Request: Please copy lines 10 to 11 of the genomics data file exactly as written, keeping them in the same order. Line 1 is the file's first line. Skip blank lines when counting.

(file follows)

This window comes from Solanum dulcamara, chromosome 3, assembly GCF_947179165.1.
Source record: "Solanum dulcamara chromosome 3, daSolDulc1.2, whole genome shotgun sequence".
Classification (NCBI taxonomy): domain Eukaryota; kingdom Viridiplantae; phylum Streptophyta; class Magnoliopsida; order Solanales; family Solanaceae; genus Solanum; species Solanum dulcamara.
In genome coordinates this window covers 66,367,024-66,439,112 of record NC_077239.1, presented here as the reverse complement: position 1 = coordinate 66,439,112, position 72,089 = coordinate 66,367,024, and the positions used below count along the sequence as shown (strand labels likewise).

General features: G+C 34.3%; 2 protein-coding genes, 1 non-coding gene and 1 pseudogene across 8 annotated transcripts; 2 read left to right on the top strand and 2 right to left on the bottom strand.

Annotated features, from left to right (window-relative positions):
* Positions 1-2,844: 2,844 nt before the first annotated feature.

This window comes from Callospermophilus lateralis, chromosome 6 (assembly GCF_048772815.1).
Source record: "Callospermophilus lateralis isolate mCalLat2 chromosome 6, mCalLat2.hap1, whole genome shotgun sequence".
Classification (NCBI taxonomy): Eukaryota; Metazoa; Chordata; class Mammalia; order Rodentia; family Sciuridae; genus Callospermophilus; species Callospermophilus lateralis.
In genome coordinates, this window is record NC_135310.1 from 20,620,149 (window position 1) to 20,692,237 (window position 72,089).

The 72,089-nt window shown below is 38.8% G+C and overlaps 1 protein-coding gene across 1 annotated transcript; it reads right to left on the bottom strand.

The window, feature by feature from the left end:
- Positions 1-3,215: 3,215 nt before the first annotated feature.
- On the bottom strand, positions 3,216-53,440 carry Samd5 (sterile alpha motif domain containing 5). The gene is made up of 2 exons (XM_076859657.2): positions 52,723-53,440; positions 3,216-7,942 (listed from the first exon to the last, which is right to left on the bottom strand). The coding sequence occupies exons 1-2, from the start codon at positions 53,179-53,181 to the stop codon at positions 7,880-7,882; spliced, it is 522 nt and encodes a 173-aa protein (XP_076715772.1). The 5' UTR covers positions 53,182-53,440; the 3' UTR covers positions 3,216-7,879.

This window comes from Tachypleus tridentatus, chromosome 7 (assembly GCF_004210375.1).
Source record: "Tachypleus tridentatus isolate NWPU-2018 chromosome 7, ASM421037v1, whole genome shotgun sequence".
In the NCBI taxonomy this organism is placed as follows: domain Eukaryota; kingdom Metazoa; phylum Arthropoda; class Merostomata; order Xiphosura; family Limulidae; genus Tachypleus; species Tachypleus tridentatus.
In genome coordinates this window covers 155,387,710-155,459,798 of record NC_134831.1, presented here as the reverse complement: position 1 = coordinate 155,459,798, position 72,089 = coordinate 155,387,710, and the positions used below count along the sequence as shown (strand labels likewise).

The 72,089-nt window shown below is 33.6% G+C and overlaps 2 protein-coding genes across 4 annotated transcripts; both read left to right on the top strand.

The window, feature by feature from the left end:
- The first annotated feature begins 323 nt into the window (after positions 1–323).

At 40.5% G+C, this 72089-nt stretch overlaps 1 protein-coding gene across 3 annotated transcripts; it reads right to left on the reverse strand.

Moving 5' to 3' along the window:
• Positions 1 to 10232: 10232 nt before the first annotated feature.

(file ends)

Classification (NCBI taxonomy): Eukaryota; Metazoa; Chordata; class Mammalia; order Rodentia; family Sciuridae; genus Callospermophilus; species Callospermophilus lateralis.
In genome coordinates, this window is record NC_135310.1 from 20,620,149 (window position 1) to 20,692,237 (window position 72,089).